Eber-Nari

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Eber-Nari
Province of Achaemenid Empire

539 BCE–332 BCE

Flag of Syria

Standard of Cyrus the Great

Historical era Achaemenid era
 -  Conquest of Chaldea 539 BCE
 -  Conquests of Alexander the Great 332 BCE

Eber-Nari (Akkadian, also Ebir-Nari) or Abar-Nahara עבר-נהרה (Aramaic) was the name of a region of Western Asia and a satrapy of the Neo-Assyrian Empire, Neo-Babylonian Empire and Achaemenid Empire, which roughly corresponded with the Levant. It means "Beyond the River" or "Across the River" in both Akkadian and Aramaic (that is, the Western bank of the Euphrates from a Mesopotamian and Persian viewpoint). It is also referred to as Transeuphratia (French Transeuphratène) by modern scholars. The province is also mentioned extensively in the Biblical books of Ezra and Nehemiah.

The toponym appears in an inscription of the 7th century BC Assyrian king Esarhaddon.[1] In 535 BC the Persian king Cyrus the Great organized most of the newly conquered territories of the former Neo-Babylonian Empire as a single satrapy, "Babylonia and Eber-Nari".[2] The satrap resided in Babylon and there were subgovernors in Eber-Nari, one of which was Tettenai, mentioned in both the Bible and Babylonian cuneiform documents.[3] This organization remained untouched until at least 486 BC (Xerxes I's reign), but before c. 450 BC the "mega-satrapy" was split into two—Babylonia and Eber-Nari.[4]

Herodotus' description of the Achaemenid tax district number V fits with Eber-Nari. It comprised Syria, Phoenicia, and Cyprus (which was also included in the satrapy[5]). Herodotus did not include in the tax list the Arabian tribes, identified with the Qedarites,[6] that did not pay taxes but contributed with a tax-like gift of frankincense.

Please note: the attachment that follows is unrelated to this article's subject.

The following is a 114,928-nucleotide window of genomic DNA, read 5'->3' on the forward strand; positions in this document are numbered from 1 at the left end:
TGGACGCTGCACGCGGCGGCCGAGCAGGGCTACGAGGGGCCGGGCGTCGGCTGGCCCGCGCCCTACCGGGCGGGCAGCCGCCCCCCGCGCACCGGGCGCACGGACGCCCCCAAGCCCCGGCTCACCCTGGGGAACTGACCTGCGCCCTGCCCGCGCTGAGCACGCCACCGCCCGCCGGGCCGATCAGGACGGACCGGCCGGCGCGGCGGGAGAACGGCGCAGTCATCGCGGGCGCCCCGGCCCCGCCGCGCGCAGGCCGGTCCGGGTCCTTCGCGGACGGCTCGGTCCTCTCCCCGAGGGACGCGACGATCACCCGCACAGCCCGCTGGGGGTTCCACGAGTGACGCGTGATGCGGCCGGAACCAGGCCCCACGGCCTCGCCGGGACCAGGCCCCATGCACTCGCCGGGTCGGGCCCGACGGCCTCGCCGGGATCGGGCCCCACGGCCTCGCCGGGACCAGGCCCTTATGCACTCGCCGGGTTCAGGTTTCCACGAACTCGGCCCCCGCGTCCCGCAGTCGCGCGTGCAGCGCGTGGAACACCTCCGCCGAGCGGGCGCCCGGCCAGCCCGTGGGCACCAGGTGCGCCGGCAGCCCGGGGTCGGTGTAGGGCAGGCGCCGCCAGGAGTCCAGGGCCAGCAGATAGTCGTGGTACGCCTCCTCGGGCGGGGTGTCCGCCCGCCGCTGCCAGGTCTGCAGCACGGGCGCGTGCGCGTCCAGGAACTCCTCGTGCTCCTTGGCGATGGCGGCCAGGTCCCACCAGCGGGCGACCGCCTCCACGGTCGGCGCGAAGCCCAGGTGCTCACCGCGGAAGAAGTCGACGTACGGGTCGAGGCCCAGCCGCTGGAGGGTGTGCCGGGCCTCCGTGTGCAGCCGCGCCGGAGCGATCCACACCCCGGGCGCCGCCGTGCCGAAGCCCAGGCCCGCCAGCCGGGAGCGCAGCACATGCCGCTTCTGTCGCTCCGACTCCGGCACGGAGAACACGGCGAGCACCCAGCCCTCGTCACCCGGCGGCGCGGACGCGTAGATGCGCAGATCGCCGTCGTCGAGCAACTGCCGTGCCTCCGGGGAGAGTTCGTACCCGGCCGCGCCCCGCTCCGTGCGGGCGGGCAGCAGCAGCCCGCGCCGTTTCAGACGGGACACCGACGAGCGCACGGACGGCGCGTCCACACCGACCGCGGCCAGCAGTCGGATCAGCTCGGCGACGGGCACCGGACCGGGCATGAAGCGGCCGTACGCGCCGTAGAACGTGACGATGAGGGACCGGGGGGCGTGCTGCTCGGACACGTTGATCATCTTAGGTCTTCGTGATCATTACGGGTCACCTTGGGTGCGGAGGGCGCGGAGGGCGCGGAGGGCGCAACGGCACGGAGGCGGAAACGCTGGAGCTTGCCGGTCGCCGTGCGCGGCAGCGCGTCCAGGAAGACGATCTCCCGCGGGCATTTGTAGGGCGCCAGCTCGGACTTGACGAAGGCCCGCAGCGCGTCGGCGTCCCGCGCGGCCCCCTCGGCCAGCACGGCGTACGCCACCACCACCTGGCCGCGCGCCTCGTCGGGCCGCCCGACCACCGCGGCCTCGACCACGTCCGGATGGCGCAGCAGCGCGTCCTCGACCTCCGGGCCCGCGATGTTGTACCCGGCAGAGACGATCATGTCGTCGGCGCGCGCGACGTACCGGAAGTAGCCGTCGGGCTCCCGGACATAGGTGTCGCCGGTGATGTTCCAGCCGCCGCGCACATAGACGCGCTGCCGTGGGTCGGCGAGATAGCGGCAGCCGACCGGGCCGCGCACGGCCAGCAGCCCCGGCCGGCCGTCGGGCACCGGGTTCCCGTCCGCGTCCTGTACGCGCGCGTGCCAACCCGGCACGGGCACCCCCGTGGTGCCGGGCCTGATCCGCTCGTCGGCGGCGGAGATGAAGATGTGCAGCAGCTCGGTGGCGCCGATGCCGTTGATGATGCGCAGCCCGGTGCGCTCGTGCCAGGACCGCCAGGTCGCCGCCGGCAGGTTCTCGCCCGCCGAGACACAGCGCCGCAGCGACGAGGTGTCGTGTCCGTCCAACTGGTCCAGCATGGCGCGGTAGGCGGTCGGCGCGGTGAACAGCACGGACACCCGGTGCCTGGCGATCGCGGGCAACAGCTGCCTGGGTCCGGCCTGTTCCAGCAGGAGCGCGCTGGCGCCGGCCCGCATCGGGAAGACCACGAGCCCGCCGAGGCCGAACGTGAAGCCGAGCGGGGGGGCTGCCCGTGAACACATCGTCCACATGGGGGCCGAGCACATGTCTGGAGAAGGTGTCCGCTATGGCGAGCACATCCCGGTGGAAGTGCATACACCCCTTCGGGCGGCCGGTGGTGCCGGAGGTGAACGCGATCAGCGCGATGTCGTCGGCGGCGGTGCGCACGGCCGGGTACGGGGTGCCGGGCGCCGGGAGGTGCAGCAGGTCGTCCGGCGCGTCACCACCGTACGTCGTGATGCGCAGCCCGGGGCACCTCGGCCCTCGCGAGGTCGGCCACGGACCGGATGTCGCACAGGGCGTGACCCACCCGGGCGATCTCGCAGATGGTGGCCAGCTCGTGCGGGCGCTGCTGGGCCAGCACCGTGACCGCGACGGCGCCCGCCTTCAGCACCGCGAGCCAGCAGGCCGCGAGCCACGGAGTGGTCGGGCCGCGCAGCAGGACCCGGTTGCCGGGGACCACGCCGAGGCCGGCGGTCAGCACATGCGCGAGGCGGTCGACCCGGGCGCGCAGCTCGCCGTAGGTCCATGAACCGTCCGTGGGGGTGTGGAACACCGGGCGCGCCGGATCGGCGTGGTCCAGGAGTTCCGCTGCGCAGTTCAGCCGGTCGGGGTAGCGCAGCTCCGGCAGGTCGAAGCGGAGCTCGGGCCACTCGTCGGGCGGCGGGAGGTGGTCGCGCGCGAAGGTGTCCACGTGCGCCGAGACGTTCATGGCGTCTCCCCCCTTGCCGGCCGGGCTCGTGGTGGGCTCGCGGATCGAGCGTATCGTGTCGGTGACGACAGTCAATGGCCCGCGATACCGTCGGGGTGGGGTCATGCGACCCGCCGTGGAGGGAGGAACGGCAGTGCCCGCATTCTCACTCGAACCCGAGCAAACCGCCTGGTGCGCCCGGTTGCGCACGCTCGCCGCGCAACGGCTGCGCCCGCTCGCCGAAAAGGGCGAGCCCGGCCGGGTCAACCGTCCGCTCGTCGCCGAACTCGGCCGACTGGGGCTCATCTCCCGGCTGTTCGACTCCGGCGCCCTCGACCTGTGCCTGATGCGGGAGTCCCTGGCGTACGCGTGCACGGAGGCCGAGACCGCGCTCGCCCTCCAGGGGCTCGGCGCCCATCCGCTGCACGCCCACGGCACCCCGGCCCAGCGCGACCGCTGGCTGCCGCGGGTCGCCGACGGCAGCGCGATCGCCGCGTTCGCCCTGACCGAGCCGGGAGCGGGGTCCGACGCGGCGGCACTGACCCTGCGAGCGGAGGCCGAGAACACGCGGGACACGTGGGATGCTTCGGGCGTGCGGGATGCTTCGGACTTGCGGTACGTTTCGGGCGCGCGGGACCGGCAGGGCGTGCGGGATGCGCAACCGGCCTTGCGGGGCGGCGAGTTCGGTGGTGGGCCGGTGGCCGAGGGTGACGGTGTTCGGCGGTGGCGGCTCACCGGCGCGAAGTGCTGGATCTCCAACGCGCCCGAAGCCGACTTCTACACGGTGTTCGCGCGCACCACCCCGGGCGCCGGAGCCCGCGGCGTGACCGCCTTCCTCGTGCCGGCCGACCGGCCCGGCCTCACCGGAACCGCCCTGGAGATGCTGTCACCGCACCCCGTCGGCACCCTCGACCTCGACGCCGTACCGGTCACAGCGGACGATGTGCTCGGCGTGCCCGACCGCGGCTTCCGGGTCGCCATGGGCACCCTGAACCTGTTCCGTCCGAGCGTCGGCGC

Notes[edit]

  1. ^ Tuell 1991, p. 51.
  2. ^ Dandamaev 1994.
  3. ^ Olmstead 1944.
  4. ^ Stolper 1989; Dandamaev 1994.
  5. ^ Dandamaev 1994
  6. ^ Dumbrell 1971; Tuell 1991.

References[edit]

  • Dandamaev, M (1994): "Eber-Nari", in E. Yarshater (ed.) Encyclopaedia Iranica vol. 7.
  • Drumbrell, WJ (1971): "The Tell el-Maskuta Bowls and the 'Kingdom' of Qedar in the Persian Period", BASOR 203, pp. 33–44.
  • Olmstead, AT (1944): "Tettenai, Governor of Across the River", JNES 3 n. 1, p. 46.
  • Stolper, MW (1989): "The Governor of Babylon and Across-the-River in 486 B.C.", JNES 48 n. 4, pp. 283–305.
  • Tuell (1991): "The Southern and Eastern Borders of Abar-Nahara", BASOR n. 284, pp. 51–57.
  • Parpola, S (1970): "Neo-Assyrian Toponyms, Alter Orient und Altes Testament". Veröffentlichungen zur Kultur und Geschichte des Alten Orients und des Alten Testaments 6, Neukirchen-Vluyn, p116
  • Zadok, R (1985): "Geographical Names According to New and Late-Babylonian Texts", Beihefte zum Tübinger Atlas des Vorderen Orients, Répertoire Géographique des Textes Cunéiformes 8, Wiesbaden, p129